Pampanga college pushing low-input agri


THE Pampanga Agricultural College (PAC) has successfully demonstrated the viability of organic or low-chemical farming through its Alternative Low-Input Agriculture Systems (ALIAS) Center, which has trained nearly 2,700 people in the last four years.

Documents provided to The Manila Times by PAC showed the ALIAS Center has five components that showcase the viability of low-input agriculture: use of bio-fertilizers and plant-based pesticides in managing insect pests and diseases in farms; lotus-tilapia integration; honeybee as pollinators to enhance productivity of farms; adlai as intercrop; and native chicken-coffee integration.

PAC president Dr. Honorio Soriano Jr. said the ALIAS Center was created in 2010 to encourage farmers to use less chemicals and to protect public health, and to show that low-chemical farming can have the same production level as conventional farming.

“Humans are exposed to these pesticides daily through several different routes, including food, drinking water and beverages, air and dust, surfaces inside homes and workplaces, and in public places,” he said.

PAC documents showed using bio-fertilizers and plant-based pesticides was successful in controlling pests and diseases, and even enhanced plant growth. Meanwhile, tilapia farms that have lotus plants had cleaner water. This measure helped improve the taste of harvested tilapia.

Another component showcased at the ALIAS Center is using bees as pollinators which helped stabilize the production of vegetables and fruits. Also, the use of honeybees as pollinators resulted to additional income generated from the sale of honey and other bee-based products. PAC is now looking to the production of other bee-based products like scented candles, soap, ointment, and lip balm.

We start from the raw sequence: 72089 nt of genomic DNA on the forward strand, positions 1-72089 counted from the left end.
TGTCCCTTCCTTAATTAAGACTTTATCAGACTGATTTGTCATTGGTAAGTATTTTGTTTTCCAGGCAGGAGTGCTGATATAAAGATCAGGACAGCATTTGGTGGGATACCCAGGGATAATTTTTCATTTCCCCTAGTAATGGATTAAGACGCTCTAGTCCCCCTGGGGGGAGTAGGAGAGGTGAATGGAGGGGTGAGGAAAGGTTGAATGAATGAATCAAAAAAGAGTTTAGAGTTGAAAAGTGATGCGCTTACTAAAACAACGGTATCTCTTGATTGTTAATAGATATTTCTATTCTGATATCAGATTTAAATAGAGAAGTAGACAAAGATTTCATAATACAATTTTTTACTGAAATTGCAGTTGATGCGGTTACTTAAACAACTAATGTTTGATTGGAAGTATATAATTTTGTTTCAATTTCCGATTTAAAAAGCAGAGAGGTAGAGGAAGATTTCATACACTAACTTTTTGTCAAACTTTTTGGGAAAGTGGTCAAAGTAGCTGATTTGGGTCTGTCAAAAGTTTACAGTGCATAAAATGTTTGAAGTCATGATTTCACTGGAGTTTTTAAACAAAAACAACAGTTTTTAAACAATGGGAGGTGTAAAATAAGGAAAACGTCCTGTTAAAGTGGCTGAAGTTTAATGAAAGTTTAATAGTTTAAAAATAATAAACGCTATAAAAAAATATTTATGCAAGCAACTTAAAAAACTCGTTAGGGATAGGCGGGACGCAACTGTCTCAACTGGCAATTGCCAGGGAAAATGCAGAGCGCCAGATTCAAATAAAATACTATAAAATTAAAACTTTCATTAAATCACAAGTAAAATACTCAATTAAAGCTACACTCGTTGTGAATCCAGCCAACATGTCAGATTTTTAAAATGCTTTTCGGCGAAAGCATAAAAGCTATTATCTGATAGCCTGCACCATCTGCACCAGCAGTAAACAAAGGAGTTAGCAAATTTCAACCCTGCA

The fourth component is using adlai as intercrop to organic vegetables and fruit crops in support to rice sufficiency. PAC discovered that adlai as an intercrop can produce an additional P18,000 to P21,000 in income per hectare. Adlai, which is eaten like rice, can also used to feed native chickens.

For the component integrating coffee farming with native chicken raising, the chickens reached a final weight of 1.2 kilograms in six months, which is comparable to raising native chickens in the backyard raising system.

Soriano said that in the past four years since the start of its operation, the ALIAS Center served 2,696 individuals through trainings, hands-on demonstrations, orientations and seminars.

Also, about P1.451 million in revenues was generated in 2013-2014 from all the components under the project. PAC is located in Magalang, Pampanga and occupies nearly 700 hectares of agricultural lands.


Please follow our commenting guidelines.

Comments are closed.